Bandidas

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Bandidas
Bandidas (movie poster).jpg
Theatrical release poster
Directed by Joachim Rønning
Espen Sandberg
Produced by Luc Besson
Written by Luc Besson
Robert Mark Kamen
Starring Salma Hayek
Penélope Cruz
Steve Zahn
Sam Shepard
Dwight Yoakam
Ismael 'East' Carlo
Music by Éric Serra
Cinematography Thierry Arbogast
Editing by Frédéric Thoraval
Studio EuropaCorp
Canal+
Distributed by 20th Century Fox
Release dates 3 February 2006
Running time 93 minutes
Country France
Mexico
United States
Language English
Spanish
Budget $35,000,000
Box office $18,381,890

Bandidas is a 2006 French/Mexican/American Western action comedy starring Salma Hayek and Penélope Cruz directed by Norwegian directors Joachim Rønning and Espen Sandberg and produced and written by Luc Besson.[1] It tells the tale of two very different women in mid-19th century Mexico who become a bank robbing duo in an effort to combat a ruthless enforcer terrorising their town.

This is the first movie that Cruz and Hayek starred in together. It was a co-production among France, the United States and Mexico.

Plot[edit]

Set in Mexico during the 1850s, the film tells the story of Sara Sandoval (Salma Hayek) and María Álvarez (Penélope Cruz). María is an uneducated, poor farm-girl whose caring father is being forced off his land by a cruel U.S. land baron, named Tyler Jackson (Dwight Yoakam). Sara is the highly educated, wealthy daughter of the arrogant owner of the nearby properties, and has recently returned from Europe where she attended numerous grade schools and colleges in England, Spain, and France for several years. In one fell swoop, both María's and Sara's fathers fall under attack by the baron, (Sara's father is killed, María's is shot but survives) giving him free rein in the nearby territories. As an act of revenge, María and Sara team up to become bank robbers, stealing and giving back to the poor Mexicans who had lost their lands.

At first, the two are catty and quick to fight over the smallest matters over their different backgrounds, but under the tutelage of famed bank robber Bill Buck they learn to trust each other. During a training session, the two women are testing their strength by hanging off a cliff over a wide river, and at the last moment María swallows her pride and tells Sara she can't swim. María nearly drowns but is saved by Sara, and it is then that the two women put aside their differences and agree that, while they are not friends yet, they can at least work together as partners. María turns out to be a crack shot and, while Sara can barely hold a gun, she shows that she is an expert with throwing knives.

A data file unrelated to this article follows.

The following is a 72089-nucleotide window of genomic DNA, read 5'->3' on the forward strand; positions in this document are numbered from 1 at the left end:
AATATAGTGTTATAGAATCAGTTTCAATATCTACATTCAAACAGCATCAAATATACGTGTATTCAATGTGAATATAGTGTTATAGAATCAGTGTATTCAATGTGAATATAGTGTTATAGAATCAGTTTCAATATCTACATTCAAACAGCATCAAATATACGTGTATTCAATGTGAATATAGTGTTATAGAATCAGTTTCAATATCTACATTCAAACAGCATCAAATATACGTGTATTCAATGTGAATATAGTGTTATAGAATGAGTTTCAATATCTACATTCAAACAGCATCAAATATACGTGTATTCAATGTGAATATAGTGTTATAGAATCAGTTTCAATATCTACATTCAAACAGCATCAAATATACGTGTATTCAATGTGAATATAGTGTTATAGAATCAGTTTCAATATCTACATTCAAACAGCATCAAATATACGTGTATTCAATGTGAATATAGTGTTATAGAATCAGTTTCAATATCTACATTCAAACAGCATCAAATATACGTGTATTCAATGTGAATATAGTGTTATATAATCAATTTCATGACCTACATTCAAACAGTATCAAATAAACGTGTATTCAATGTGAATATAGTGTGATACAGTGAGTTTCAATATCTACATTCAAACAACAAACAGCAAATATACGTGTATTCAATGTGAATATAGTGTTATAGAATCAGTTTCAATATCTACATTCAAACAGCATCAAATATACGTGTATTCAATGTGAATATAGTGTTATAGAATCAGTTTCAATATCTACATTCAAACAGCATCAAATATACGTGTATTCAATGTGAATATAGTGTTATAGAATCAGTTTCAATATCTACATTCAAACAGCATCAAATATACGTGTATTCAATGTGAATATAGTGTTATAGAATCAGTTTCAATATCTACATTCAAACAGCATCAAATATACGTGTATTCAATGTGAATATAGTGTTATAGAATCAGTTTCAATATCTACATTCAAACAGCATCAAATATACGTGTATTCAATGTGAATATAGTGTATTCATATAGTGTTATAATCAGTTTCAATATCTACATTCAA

Angered by the recent attacks by the newly infamous 'Bandidas', Jackson brings in a specialist criminal investigator named Quentin Cooke. It doesn't take long for Sara and María to hear of this, and they quickly capture Cooke and seduce him to help them. He has already figured out that Sara's father was murdered and therefore discovers that his employer is actually a criminal.

Now there are three robbers, each playing their part in bigger, more ambitious heists. As time goes on, the girls compete for Quentin's affections, which he rebukes because he is engaged. In a move to make the money they have stolen useless, Jackson moves the gold that backs the money on a train up towards U.S. territories. Midway, he decides to steal the gold, betraying the Mexican government. The Bandidas manage to hunt him down, but when they get their chance to kill him, they can't, feeling it would make them no better than him. Jackson manages to draw his gun and almost gets a shot off at María but Sara shoots first, finishing the villain off. In the end Quentin ends up with his fiancée and María and Sara ride off into the sunset, their eyes set on Europe where the banks are, according to Sara, "bigger".

Cast[edit]

Release and reception[edit]

Bandidas earned $18,381,890 worldwide[2] including $3,153,999 in Mexico and $2,380,000 in Russia. The film earned mostly mixed reviews, with a 62% out of 13 reviews on Rotten Tomatoes.[3]

See also[edit]

References[edit]

External links[edit]